•  Edson Macuacaua, who was press officer and advisor to Guebuza when he was president. A member of parliament since 2000, and currently chair of the Constitutional Affairs, Human Rights and Legality Commission.
  • Other advisors to former President Guebuza: Renato Matusse (also a member for the board of LAM), Marlene Magaia (also curator of the Museum of the Presidency), Carlos Simango, Neusa Cristina Matos, and Carlos Pessane.
  •  Three members of the embassy in the UAE (United Arab Emerates), which is the base of Abu Dhabi Mar, which owns the shipyard that built the Ematum fishing boats. They are Francisco Cigarro (former head of protocol to Guebuza) and now ambassador to UAE, Jose Maneia, consul in Dubai, and Riduan Adamo.
  • Lizete Chang, who died last year, was the wife of former finance minister Manuel Chang.
  •  Jociro International, an investment company mainly owned by Antonio Carlos do Rosario, head of Ematum, MAM and Proindicus; and Angela Leao, shareholder in Jociro and wife of Gregorio Leao, who was dismissed as head of the security services, SISE, in January.
  •  Izadora Faztudo, who died in 2015 and was a member of parliament and a former deputy minister of fisheries. She was involved in a conflict of interest controversy in 2011 when she was chair of Cervejas de Mocambique (CDM) and an MP when parliament approved a new law which cut the taxes for CDM.
  • Guilhermina Langa, Maria Gamito, Salvador Mula and Teofilo Nhangumele (country manager for McDermott Marine Construction).

Savana reports that access to other accounts, including those of Manual Chang and Antonio Carlos do Rosario, had been authorized earlier.

(Zitamar and Bloomberg 5 Apr, Savana 7 Apr, O Pais 27.10.2011, Africa Intelligence 6.5.2016, various other newspapers and websites. A copy of the PRG's order was posted first on 3 April on the Facebook page of Momade Assife Abdul Satar ("Nini") who was convicted of the 2002 murder of journalist Carlos Cardoso and has since been released from prison.)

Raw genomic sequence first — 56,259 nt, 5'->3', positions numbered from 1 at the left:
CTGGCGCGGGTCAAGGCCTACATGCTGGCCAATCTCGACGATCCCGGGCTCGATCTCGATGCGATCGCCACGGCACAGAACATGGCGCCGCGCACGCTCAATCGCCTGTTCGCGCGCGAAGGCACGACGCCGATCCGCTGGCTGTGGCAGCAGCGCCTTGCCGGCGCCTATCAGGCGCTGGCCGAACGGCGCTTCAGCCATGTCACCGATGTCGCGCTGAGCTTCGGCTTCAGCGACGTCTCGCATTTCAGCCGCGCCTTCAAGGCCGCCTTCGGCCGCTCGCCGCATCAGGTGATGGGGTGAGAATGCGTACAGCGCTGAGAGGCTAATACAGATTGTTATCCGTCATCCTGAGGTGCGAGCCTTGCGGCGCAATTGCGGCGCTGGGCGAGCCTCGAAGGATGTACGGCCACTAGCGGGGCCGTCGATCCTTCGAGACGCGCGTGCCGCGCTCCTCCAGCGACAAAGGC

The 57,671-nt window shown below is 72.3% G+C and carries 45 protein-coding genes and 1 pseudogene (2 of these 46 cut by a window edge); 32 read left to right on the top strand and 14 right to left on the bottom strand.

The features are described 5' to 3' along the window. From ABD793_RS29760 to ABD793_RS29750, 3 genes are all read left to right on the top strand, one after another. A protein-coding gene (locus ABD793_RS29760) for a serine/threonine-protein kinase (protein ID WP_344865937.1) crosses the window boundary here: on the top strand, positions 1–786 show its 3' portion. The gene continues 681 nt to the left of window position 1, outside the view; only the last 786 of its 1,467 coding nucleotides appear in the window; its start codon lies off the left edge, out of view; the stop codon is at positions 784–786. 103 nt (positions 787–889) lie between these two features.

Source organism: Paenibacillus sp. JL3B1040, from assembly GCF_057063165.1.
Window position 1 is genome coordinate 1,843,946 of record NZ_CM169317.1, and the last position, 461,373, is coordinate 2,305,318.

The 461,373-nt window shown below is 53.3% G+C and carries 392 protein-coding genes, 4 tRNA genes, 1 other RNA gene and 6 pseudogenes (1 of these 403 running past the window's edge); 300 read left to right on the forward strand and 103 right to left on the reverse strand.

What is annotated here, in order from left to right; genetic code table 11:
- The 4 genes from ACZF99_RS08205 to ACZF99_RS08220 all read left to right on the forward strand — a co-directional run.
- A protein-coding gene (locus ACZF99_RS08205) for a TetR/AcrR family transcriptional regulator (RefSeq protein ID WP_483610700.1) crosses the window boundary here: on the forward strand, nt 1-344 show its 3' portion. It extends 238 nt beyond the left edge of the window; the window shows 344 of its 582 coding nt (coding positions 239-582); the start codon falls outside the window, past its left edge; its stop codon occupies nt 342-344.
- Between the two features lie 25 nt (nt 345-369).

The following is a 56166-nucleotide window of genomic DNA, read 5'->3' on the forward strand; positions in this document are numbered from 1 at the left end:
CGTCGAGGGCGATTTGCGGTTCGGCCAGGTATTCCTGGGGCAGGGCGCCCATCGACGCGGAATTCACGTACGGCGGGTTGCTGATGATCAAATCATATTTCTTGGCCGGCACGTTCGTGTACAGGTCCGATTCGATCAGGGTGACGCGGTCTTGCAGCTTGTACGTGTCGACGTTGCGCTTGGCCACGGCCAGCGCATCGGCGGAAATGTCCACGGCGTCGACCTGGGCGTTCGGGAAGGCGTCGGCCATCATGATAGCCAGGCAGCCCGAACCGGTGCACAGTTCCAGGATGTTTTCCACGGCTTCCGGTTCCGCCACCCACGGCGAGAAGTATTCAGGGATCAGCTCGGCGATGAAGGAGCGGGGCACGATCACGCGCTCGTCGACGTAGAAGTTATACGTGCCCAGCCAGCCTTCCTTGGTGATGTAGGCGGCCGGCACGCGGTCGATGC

Kroll's audit is due to be submitted to the PRG on 28 April. Departing Swedish ambassador Irina Schoulgin Nyoni, who paid for the audit,  told Savana (31 March) that initially the PGR will publish an executive summary of Kroll’s report and within 90 days (to 27 July) “it should publish the final report which, according to the agreed terms of reference, will not divulge the names of those who orchestrated the hidden debts” because the PGR is undertaking its own criminal investigation and expects to bring prosecutions. Also, the published report will not include “classified military information”. But she stressed: “The terms of reference say that the final report must be published, and there’s no going back on that”.

Ematum workers have not been paid this year, employees claim. (O Pais 31 March)

Logging ban continued; timber 'daylight robbery'costs $150-200 mn/year

The ban on logging, in effect from the beginning of the year, was extended for another three months to the end of June, by the Council of Ministers on 4 April. It is a major victory for Land, Environment and Rural Development Minister Celso Correia, who has been trying to control an extremely corrupt sector.

Illegal logging and wood exports cost the country $150-200 million per year, which Correia calls “daylight robbery”. The quantity of wood declared to the Mozambican authorities is far less than that sold on the international market.